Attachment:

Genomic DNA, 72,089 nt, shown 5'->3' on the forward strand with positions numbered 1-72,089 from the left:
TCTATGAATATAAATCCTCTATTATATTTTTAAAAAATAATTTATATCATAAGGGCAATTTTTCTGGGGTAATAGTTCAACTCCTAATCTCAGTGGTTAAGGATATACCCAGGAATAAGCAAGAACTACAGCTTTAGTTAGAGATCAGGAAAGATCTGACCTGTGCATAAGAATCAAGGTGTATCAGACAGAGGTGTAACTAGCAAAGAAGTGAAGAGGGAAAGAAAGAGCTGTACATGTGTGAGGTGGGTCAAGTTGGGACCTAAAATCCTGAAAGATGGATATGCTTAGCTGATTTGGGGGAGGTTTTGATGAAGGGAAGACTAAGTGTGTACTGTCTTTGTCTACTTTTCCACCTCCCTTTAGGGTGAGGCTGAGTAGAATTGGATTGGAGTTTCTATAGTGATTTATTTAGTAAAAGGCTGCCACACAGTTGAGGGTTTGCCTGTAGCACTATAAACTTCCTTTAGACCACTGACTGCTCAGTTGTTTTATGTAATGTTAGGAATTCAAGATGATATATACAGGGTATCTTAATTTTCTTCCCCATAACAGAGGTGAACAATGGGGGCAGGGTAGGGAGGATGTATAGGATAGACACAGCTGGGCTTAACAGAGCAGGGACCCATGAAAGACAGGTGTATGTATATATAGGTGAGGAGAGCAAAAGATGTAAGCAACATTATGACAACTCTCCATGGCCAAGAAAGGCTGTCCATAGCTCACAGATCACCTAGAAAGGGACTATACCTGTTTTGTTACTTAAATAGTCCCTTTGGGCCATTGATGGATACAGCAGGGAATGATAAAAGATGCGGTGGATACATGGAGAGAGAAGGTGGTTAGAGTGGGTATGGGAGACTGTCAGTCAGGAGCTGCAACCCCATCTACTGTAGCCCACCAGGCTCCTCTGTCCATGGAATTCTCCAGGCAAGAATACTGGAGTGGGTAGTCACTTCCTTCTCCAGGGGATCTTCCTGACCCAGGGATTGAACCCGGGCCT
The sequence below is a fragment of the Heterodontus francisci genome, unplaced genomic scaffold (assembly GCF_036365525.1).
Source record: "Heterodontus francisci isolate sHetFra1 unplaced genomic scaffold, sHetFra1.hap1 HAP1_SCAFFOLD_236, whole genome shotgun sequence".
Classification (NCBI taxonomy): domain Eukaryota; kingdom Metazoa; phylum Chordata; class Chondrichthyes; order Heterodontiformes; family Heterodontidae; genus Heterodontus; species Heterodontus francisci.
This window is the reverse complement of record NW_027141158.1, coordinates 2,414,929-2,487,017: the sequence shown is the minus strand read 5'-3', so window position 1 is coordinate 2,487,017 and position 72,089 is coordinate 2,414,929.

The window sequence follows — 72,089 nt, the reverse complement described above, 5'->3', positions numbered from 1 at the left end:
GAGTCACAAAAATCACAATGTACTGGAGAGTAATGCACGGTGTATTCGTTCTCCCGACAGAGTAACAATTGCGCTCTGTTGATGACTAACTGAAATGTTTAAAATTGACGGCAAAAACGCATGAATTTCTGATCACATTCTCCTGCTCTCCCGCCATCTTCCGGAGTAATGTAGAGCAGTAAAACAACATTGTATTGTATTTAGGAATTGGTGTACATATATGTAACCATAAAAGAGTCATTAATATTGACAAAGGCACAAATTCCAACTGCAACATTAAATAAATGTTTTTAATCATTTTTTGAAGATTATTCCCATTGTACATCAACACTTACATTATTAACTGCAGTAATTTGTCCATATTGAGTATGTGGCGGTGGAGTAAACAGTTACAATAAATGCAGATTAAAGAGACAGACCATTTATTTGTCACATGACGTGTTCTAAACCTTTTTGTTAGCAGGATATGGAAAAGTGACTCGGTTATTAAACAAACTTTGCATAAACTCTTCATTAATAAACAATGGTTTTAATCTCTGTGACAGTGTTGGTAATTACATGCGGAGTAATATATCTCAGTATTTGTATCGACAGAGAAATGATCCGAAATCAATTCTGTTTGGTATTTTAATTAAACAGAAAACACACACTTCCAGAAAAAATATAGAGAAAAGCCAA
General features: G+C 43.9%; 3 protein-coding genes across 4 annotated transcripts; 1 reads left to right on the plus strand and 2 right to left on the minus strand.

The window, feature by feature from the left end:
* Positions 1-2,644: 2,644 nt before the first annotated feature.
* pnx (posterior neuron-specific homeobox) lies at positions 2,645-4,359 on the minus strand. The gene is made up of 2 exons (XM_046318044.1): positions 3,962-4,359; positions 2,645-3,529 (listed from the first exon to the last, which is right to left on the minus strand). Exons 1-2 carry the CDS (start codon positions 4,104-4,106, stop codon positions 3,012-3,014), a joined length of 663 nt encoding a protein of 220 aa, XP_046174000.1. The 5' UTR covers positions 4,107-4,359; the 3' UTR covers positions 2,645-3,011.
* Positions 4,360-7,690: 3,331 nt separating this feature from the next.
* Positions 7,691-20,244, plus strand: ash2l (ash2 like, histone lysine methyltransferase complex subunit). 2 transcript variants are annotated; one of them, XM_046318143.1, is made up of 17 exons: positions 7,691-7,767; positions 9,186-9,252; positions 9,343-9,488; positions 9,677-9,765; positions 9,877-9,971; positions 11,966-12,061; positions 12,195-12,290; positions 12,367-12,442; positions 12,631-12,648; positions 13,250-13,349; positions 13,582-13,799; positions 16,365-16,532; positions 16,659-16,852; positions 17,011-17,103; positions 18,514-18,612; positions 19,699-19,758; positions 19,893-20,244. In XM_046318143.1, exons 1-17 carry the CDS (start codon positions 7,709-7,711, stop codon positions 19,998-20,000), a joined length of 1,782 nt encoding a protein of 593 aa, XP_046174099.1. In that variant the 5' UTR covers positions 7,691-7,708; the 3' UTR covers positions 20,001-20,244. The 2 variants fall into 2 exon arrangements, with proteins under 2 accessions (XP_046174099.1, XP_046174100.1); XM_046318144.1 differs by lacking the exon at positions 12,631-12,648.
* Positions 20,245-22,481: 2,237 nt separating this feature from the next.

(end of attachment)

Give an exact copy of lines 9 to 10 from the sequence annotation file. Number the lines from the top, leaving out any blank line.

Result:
General features: G+C 43.9%; 3 protein-coding genes across 4 annotated transcripts; 1 reads left to right on the plus strand and 2 right to left on the minus strand.

The window, feature by feature from the left end: